Hearing Motley Crue‘s newest song “Sex” for the first time was a real treat. That song rocks! However, at the end of the day, the fans would have likely been just as happy, if not happier, to hear one of the Crue‘s classics that were left off their set such as “Looks That Kill”.
Motley Crue is one of the odd bands where the most charismatic band member is the drummer. By far, anything that drummer Tommy Lee had to say was lapped up by the audience. Tommy treated the fans to his ever changing, but always spectacular, drum solo where he and his drum kit took many spins inside a massive wheel. Even one lucky fan — I believe that her name was Charlene — got the ride of her life sitting next to Tommy while they went for a ride along the wheel. Hey Toronto — can I get a “Hell Yeah!” — can I get a “F**k Yeah!”. You bet Tommy!
Motley wrapped up the evening with the surprisingly always good in concert “Primal Scream”, the classic “Dr. Feelgood”, the made for the strip bars “Girls, Girls, Girls”, and show closer this time around “Kickstart My Heart”.
Shortly after, KISS made their entrance, luckily not from the aisles separating the seat sections, but from the rafters descending on a platform while playing the opening licks of the classic “Detroit Rock City”. KISS‘ stage show appeared much more simplistic than Motley Crue‘s stage set but also much more symmetrical and easy to look at. It was easy to focus on the band members, while during Motley Crue‘s set it seemed that there was no real focus on anyone given the multitude of dancers, water “machine gun” squirters, acrobats, etc. on the stage with the band. KISS had an impressive display of lights that worked well with each song. By the time that KISS got to their third song, the anthemic “I Love It Loud”, the fans were fully engaged singing along when prompted. One real treat for me was hearing the newest KISS song “Hell Or Hallelujah” (which has the same type of awesome riff as with “Modern Day Delilah”). It got even better when KISS tore into the classic “War Machine” from their very underrated and comeback to their heavy metal roots album ‘Creatures Of The Night’. Having previously only seen video footage of this song played while in makeup at the Rock In Rio festival back in the early 1980s, it was a real treat to hear and see “War Machine” live. Not surprisingly, a lot of the audience did not seem to know that song.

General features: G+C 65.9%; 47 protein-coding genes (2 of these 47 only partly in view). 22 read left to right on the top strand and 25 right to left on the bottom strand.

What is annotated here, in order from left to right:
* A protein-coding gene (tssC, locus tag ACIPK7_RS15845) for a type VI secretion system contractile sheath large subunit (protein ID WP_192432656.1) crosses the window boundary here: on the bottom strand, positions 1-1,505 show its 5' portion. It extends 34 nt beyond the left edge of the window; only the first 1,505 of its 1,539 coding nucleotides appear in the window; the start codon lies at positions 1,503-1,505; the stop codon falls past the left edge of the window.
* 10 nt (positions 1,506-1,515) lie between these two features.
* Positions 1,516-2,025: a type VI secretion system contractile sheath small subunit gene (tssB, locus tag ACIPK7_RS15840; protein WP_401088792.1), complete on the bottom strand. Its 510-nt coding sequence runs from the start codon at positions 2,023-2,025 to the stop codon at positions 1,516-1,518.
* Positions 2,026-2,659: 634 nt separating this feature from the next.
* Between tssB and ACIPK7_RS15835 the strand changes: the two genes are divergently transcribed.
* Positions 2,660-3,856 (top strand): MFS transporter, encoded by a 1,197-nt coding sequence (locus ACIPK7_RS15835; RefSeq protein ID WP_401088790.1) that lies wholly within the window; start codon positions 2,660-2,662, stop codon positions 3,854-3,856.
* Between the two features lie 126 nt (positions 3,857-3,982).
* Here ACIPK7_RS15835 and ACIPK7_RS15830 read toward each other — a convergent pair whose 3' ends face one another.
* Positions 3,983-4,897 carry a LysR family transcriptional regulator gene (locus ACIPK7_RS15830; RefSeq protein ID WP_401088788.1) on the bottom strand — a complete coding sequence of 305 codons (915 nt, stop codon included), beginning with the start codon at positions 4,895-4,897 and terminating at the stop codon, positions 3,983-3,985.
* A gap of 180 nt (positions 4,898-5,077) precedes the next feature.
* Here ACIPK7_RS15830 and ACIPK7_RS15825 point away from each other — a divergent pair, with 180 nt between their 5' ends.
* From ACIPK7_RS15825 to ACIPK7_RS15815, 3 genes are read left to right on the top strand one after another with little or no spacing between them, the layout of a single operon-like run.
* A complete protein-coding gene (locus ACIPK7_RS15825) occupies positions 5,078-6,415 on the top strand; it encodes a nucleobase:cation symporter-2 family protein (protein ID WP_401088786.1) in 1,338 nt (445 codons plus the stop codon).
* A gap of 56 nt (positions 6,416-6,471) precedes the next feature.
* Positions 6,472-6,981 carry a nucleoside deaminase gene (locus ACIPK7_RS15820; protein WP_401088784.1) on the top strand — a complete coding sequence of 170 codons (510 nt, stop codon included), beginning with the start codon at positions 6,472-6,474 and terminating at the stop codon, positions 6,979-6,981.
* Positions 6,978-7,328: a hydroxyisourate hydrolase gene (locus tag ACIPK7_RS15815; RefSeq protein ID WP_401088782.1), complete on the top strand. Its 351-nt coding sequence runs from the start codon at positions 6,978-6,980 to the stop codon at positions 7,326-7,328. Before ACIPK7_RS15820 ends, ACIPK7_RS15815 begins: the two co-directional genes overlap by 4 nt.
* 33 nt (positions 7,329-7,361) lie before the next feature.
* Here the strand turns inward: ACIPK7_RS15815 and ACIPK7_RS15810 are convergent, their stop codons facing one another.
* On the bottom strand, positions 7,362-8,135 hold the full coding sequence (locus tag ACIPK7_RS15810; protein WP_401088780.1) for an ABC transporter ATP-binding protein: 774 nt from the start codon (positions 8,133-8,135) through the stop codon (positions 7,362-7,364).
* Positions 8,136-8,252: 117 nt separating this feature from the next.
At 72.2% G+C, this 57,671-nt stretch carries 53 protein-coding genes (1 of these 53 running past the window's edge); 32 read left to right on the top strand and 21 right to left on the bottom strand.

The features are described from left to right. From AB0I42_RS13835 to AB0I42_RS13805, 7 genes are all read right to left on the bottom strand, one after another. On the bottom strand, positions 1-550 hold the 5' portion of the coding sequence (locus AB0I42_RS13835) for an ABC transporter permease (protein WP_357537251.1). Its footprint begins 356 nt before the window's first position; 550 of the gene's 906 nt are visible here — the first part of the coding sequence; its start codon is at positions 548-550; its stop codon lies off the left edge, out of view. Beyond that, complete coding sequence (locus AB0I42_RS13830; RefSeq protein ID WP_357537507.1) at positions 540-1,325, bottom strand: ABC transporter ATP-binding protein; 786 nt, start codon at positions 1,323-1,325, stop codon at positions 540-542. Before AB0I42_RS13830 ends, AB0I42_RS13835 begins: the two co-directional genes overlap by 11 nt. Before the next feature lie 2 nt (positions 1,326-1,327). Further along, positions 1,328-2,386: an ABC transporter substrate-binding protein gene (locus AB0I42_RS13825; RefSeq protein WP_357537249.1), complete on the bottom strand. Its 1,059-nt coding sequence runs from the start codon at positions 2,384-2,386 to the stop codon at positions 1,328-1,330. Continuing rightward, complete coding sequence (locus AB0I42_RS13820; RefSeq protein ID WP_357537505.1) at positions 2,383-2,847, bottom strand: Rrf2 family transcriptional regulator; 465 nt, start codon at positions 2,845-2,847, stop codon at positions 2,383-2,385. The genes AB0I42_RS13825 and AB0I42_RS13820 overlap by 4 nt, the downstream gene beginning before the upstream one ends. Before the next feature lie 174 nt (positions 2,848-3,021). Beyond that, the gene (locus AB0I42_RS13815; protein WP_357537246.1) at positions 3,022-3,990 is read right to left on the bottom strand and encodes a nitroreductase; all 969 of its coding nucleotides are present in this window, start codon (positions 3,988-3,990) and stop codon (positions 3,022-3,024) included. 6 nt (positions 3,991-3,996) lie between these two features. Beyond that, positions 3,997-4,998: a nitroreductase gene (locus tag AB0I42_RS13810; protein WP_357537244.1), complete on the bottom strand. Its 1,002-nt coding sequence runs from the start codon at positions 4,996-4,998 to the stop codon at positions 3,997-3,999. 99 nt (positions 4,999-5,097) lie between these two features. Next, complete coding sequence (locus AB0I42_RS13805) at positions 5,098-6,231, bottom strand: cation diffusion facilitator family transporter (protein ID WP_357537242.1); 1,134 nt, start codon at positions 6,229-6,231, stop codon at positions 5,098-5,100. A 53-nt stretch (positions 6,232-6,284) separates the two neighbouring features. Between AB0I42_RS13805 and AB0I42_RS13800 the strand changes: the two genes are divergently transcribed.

All or at least a good portion of the classics were played including “Shock Me” (which is still a little difficult to hear Tommy Thayer singing it instead of Ace Frehley), “God Of Thunder” (with Gene Simmons singing from up in the rafters), “Love Gun” (with Paul Stanley “flying” over the audience to a small platform for part of the song) and “Black Diamond” (amazing to think that this was off KISS‘ first album ever almost 40 years ago and it still rocks!). As expected, the fans were treated to all of KISS‘ stage tricks including Gene Simmons blowing fire and spitting blood, and Ace Frehley — I mean Tommy Thayer — firing “shots” from his guitar, only to be overshadowed later by Eric Singer with a bazooka!
The only thing that annoyed me from the KISS show was sometimes Paul Stanley‘s interaction with the audience which always seemed to start with “Good people…” There was a funny moment though when Paul was naming off some places that KISS had previously played at in Toronto including Maple Leaf Gardens. Apparently, either Tommy Thayer or Gene Simmons suggested mentioning “Varsity Stadium” or something like that, but that only brought a very meek response from the audience after being mentioned. Stanley then commented to Gene or Tommy something sarcastic along the lines “Thanks for that. That went over really well…”
KISS closed off their show with “Calling Dr. Love” and the classic “Rock And Roll All Nite”, complete with confetti and many fans dancing around in the audience.
Which was the better band? KISS or Motley Crue? To me, KISS provided the better show by far! That being said, many kudos have to go to Vince Neil for doing the Motley Crue show with a broken foot.